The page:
The Southern Sport Compacts gave out two awards among the 24 tracks they covered this year — one title for most points and another for most wins. Both were won by Brian Schoenbaum Jr. of San Antonio, Texas.
Saupp said the group helped bring drivers together, which further strengthened the class.
“Building comradery between drivers has changed attitudes in the division,” Saupp said. “The Facebook group has built friendships and helped drivers with information needed to be competitive at a wide variety of tracks.”
Sport Compact Outlook
Carlton, Redmond, and Saupp are upbeat about the future of sport compacts. They expect to see the class to continue to grow — not only in number of cars, but also with purse money, according to Carlton.
“Next year will see more big-money races for SCDRA,” said Carlton. “We have joined with Skyline Speedway [in Stewart, Ohio]. The $12,000-to-win [King of the Compacts] event [at Skyline Speedway] has switched to SCDRA sanctioning [with The Dirt Racing Connection (DRC)]. SCDRA has — so far — $85,000 and SCDRA Northeast another $45,000 in winner’s prize money, not total purse, which is much more, up for grabs next season.”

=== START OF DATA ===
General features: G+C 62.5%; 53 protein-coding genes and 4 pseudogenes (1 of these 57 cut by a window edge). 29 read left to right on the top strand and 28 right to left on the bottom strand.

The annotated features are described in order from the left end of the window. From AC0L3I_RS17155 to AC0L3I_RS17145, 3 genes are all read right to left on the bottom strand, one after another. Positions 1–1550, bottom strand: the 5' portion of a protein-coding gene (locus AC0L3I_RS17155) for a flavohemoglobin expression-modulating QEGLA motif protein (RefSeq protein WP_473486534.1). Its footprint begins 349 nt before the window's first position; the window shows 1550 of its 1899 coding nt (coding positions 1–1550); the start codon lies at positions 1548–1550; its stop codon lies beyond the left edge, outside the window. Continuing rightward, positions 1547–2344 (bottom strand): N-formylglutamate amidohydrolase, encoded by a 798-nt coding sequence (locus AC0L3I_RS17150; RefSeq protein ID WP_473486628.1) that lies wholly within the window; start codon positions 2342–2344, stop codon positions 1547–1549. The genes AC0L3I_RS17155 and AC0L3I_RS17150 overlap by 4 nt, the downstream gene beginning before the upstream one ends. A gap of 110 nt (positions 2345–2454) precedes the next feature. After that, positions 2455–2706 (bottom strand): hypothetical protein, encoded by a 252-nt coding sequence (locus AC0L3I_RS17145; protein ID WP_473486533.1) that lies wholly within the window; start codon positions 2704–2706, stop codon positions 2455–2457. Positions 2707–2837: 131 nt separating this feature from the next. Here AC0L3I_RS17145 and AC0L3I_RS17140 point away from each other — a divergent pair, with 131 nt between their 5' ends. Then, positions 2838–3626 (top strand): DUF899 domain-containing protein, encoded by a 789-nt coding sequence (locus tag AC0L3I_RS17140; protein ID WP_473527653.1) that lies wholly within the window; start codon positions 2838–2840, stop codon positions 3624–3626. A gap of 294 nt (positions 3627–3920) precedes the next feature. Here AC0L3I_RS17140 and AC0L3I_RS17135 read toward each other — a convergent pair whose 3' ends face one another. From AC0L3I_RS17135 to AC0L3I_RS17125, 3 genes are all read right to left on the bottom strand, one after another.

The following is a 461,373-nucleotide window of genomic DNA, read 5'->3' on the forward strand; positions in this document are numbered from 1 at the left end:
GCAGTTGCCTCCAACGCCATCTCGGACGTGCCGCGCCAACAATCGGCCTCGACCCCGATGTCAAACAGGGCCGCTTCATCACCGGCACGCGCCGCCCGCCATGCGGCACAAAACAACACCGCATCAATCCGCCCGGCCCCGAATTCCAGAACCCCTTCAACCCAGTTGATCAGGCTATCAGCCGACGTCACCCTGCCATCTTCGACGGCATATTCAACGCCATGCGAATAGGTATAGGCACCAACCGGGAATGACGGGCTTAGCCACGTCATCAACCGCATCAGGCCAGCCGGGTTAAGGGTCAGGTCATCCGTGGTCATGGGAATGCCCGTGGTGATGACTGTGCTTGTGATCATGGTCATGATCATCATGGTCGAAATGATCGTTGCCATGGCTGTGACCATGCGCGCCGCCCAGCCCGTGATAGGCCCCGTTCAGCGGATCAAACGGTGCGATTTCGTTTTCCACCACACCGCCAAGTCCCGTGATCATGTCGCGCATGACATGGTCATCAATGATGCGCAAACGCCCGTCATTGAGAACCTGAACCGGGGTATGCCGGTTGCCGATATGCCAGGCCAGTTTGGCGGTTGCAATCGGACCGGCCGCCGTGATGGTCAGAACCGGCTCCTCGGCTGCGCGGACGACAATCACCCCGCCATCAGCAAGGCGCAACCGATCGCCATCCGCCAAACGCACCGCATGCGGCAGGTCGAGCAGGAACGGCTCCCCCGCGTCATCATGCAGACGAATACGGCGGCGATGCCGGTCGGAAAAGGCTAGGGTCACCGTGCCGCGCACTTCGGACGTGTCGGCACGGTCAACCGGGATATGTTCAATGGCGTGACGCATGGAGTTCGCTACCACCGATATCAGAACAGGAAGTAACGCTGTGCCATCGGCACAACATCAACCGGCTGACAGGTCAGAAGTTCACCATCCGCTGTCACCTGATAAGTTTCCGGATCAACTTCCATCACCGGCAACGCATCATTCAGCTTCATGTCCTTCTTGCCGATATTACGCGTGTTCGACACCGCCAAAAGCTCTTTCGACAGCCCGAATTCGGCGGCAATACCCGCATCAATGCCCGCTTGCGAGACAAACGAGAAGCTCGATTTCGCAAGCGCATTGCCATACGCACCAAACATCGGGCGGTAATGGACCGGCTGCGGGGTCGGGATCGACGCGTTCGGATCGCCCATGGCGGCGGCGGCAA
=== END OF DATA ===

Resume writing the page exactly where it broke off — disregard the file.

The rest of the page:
More importantly, the class is finally receiving respect.
“Sport compacts have been disrespected for a long time,” Carlton said. “We’ve changed that. Come to Screven and watch the grandstand. The people are there to watch us.”
Outside Groove Note of Transparency: Corrected the 2021 winner’s prize money for SCDRA (2020-12-02). Noted the co-sanction for the King of the Compacts race at Skyline Speedway (2020-12-02).
This year marks the Outside Groove Director of Photography’s 50th year of covering auto racing. Adaskaveg got his start working for track photographer Lloyd Burnham at Connecticut’s Stafford Motor Speedway in 1970. Since then, he’s been a columnist, writer, and photographer, in racing and in mainstream media, for several outlets, including the Journal Inquirer, Boston Herald, Stock Car Racing, and Speedway Illustrated. Among Adaskaveg’s many awards are the 1992 Eastern Motorsport Press Association (EMPA) Ace Lane Photographer of the Year and the 2019 National Motorsports Press Association (NMPA) George Cunningham Writer of the Year.